All incorporated not-for-profit organisations must by law have a constitution (also sometimes known as their rules, or articles of incorporation, or articles of association).

If you're an informal association of a few people sitting around a table, you don't have to have any rules at all. You can negotiate around each situation as it occurs. Most groups that last longer than a few meetings do find it useful to lay down some rules, just so that everybody knows what the boundaries are. And if the rules cause problems, you can change them at any time.

If you want to go a stage beyond that, you can make some of the rules harder to change - you can say that some changes have to be supported by a two-thirds majority, or have to be adopted after polling all the members. This means that people who join up can have some kind of certainty that the boundaries will stay where they are. You're deliberately restricting your flexibility. That's a constitution.

Model Rules

The basic form of the constitution of an incorporated not-for-profit organisation is generally drawn from the Model Rules attached as regulations to the Associations Incorporation Act in each state. Organisations may modify this basic format, but some elements are compulsory; in particular, if you do not make provision for certain things the law will read them into your constitution anyway - "Where in relation to any matter the model rules make provision but the rules of an incorporated association do not make provision, the provision of the model rules shall, in relation to that matter, be deemed to be included in the rules of the incorporated association. "

If you're starting up a new organisation it's a good idea to make a few small changes to the model rules.

  1. Put in your objectives. Technically, you don't have to include your objectives or goals or mission in your constitution because you've already done that in the statement of objectives you lodged with the department when you were getting incorporated ("The objects of an incorporated association are the objects stated in the statement of objects that accompanied the application for its incorporation under this Act"). However, including them in the constitution as well makes it a lot easier for people to understand what you're on about.
  2. Put in criteria for membership. The model rules say that every new member has to be approved by the board (many small groups ignore or overlook this provision, but it's there). It doesn't, however, say what the board should take into account in making these decisions, and this can place the board in a difficult position in the very rare circumstance that they do actually want to keep somebody out. If you put in something unspecific like "Committed to the objectives of the organisation" this gives you some cover.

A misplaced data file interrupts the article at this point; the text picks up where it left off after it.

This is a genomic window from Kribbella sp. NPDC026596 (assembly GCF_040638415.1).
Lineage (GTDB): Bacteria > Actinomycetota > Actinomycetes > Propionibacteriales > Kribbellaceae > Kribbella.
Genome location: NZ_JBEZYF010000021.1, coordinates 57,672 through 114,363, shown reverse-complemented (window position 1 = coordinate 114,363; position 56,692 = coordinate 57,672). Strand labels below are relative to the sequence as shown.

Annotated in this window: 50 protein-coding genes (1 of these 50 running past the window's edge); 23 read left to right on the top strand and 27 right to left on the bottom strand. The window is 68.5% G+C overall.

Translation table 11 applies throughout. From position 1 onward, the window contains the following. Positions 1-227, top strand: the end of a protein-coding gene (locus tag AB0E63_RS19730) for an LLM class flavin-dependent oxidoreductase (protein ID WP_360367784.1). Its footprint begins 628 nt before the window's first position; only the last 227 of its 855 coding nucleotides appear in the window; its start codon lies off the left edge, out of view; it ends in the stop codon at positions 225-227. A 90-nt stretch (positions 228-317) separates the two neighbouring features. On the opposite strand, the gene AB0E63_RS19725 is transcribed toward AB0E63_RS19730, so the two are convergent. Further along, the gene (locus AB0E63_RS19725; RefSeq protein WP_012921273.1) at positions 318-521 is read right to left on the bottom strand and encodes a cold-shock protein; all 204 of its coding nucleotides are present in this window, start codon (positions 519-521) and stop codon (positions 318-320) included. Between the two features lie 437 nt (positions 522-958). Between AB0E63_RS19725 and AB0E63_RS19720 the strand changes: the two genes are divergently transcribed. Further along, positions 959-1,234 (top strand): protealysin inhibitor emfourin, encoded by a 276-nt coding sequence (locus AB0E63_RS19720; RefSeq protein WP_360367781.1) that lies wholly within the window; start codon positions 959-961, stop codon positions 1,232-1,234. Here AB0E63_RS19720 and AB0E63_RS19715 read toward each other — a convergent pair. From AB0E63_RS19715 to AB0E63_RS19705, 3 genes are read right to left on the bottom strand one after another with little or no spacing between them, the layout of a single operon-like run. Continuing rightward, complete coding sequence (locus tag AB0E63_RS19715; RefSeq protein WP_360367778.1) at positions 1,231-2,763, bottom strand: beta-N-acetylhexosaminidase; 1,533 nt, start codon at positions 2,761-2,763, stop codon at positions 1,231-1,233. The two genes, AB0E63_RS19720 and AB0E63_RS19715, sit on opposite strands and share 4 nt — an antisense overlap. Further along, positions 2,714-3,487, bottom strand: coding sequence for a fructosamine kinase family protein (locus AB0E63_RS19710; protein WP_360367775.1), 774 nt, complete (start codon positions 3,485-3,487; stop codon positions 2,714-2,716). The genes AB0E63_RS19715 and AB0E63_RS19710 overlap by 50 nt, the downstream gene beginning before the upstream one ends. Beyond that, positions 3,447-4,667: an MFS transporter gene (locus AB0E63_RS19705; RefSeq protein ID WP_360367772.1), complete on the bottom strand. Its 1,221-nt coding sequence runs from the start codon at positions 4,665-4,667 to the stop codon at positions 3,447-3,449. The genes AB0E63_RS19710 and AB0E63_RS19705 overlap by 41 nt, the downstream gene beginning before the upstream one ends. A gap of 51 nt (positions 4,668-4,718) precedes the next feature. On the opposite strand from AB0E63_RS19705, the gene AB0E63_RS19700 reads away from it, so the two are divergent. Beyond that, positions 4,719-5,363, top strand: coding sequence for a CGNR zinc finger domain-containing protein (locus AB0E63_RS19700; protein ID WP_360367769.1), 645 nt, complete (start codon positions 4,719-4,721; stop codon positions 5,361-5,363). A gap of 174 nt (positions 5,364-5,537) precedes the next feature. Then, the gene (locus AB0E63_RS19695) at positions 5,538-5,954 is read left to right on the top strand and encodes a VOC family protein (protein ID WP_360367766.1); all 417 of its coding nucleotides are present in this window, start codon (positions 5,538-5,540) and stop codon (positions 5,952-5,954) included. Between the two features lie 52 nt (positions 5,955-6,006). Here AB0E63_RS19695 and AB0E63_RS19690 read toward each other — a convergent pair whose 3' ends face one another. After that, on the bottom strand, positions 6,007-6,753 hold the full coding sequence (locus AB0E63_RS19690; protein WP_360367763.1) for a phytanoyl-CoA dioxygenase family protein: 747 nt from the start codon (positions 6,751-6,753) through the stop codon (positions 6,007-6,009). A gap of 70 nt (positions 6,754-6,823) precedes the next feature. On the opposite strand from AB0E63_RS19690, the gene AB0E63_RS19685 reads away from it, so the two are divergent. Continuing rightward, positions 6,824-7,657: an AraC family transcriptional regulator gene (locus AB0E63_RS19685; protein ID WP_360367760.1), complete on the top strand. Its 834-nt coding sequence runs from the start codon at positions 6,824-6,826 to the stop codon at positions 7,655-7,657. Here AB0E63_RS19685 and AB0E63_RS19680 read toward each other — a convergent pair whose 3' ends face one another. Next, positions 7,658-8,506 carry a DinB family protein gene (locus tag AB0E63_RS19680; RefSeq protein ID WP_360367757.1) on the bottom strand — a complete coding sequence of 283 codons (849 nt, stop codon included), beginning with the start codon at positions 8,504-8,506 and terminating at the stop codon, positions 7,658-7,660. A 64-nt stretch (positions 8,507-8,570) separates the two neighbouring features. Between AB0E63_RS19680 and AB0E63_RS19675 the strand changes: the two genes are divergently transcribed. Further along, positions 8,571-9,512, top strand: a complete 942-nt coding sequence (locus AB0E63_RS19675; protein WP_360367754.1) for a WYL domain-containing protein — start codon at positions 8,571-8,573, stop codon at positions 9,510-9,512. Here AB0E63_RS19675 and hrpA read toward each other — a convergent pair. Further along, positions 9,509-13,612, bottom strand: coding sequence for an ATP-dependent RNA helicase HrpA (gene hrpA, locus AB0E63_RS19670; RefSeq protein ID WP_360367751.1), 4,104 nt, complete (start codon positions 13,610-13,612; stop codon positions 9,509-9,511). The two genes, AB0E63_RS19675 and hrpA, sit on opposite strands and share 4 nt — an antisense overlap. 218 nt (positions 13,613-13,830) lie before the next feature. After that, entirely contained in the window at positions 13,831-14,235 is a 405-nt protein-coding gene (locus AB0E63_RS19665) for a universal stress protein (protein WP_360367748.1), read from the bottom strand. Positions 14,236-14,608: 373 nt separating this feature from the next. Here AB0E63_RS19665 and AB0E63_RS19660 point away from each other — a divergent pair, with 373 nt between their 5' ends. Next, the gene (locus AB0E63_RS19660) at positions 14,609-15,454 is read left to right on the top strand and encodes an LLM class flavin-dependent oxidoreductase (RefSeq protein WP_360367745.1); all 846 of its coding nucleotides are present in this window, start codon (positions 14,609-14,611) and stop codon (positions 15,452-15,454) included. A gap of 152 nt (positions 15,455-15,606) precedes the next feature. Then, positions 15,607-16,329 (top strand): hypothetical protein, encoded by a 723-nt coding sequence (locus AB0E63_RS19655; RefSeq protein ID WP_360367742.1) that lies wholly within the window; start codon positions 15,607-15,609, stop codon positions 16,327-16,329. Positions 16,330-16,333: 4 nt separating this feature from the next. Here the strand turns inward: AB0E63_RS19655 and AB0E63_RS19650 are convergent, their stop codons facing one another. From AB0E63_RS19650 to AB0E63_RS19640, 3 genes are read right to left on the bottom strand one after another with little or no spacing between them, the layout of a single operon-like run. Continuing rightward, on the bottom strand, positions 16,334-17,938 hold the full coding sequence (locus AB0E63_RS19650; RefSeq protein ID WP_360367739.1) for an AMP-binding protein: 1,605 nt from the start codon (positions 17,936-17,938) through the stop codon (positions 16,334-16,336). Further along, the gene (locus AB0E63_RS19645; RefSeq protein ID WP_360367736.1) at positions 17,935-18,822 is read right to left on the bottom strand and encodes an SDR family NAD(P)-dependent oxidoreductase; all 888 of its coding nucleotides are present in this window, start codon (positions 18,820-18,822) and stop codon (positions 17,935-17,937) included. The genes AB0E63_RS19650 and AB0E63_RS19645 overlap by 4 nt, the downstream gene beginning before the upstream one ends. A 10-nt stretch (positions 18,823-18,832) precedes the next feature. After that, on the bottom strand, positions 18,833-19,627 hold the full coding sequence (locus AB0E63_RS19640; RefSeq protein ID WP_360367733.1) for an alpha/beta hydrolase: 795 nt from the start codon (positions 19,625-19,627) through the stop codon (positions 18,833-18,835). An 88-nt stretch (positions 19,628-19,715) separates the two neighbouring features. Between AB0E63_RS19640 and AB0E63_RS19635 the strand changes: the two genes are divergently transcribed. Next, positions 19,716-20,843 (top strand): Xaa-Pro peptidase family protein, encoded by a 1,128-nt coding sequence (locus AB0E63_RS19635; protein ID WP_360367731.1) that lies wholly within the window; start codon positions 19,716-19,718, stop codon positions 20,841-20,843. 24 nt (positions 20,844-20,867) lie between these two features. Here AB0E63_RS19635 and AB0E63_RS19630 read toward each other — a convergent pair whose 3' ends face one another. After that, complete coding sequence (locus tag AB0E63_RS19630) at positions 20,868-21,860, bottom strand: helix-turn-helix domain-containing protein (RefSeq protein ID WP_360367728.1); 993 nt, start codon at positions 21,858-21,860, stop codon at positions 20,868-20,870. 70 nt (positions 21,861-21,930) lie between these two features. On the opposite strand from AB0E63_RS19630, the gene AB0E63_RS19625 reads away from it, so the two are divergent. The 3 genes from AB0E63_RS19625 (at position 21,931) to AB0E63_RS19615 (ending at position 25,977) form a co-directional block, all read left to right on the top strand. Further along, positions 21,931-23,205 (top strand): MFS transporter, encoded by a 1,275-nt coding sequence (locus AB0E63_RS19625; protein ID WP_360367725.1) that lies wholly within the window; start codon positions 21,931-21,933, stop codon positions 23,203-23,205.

3. Put in (if you want to) provision for voting by phone or email. The model rules don't cover the electronic age, and it's not at all clear what they allow and forbid. If you want to be absolutely certain, write in your preferred options.

That aside, you can make any amendments that aren't ruled out by the words of the Act, but most groups don't bother.

Amending your constitution

A good constitution should not get in the way of what you want to do. If your constitution is causing you difficulties, look at it and see if there are changes that would help. This will create a certain amount of work (the procedures for changing your constitution are of course set out in the constitution, and involve a general meeting) but it may be necessary.

The reality is that it is difficult for the founders of any organisation to be able to see 10, 20, or (in the case of Australia's founders at federation) 100 years down the track and create a constitution that allows both the stability and flexibility to deal with emerging challenges. Sometimes the constitution is found wanting and needs change.

It's also true, though, that if you think that the constitution is causing you extra work (hassles organising a quorum, advertising meetings, rotating board members, etc.) it's worth considering whether the problem may lie somewhere else.

It may be a case of a governance or administrative system that doesn't motivate people to attend, get the message out to the community, or build a pool of good new board members.

Accessing your constitution

The organisation should have copies of the constitution available to give to new members, board members, stakeholders, and anyone else who's interested. Sometimes organisations get prickly and defensive and start treating the constitution as if it's some kind of state secret. If this happens, go and ask the relevant department for the copy that the group lodged at incorporation.

Not all of your rules need to be in the constitution; in fact, only the essentials should be. You will probably want to set down other rules to govern other areas of your operations; adopt these as policies, or standing orders, or guidelines. These will be binding on the organisation while they are in operation, but are much easier to revise if you change your mind.

Remember, though, that you're bound by the law, and the constitution, and (for the moment) your own rules, and nothing else. Many people seem to think that all disputes can be settled by referring to the right rule, if only one could find the rulebook. This is not the case. There's no point in asking, for example, "What are the rules about ....." unless you've got something about that in your constitution or your rules or your policies. If you haven't, then there isn't a rule. Not everything has rules. Decide for yourself, individually or as a board, or leave it up to the chair.

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